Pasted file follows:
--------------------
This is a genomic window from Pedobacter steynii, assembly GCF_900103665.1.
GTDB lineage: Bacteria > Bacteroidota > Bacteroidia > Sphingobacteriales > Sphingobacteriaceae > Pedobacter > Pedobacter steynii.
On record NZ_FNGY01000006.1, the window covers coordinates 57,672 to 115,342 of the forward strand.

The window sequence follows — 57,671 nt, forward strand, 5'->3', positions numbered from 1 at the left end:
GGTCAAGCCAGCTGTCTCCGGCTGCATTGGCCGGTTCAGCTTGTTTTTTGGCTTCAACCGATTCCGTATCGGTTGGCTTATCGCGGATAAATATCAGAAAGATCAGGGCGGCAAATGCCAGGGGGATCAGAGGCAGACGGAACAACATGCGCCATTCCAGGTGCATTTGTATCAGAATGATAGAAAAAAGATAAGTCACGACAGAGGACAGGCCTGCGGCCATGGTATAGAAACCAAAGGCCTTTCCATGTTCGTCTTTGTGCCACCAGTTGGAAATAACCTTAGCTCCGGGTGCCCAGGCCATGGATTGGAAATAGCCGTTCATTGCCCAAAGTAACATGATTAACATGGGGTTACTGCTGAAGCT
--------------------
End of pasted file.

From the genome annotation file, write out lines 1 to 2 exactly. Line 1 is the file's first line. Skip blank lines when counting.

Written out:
This is a genomic window from Pedobacter steynii, assembly GCF_900103665.1.
GTDB lineage: Bacteria > Bacteroidota > Bacteroidia > Sphingobacteriales > Sphingobacteriaceae > Pedobacter > Pedobacter steynii.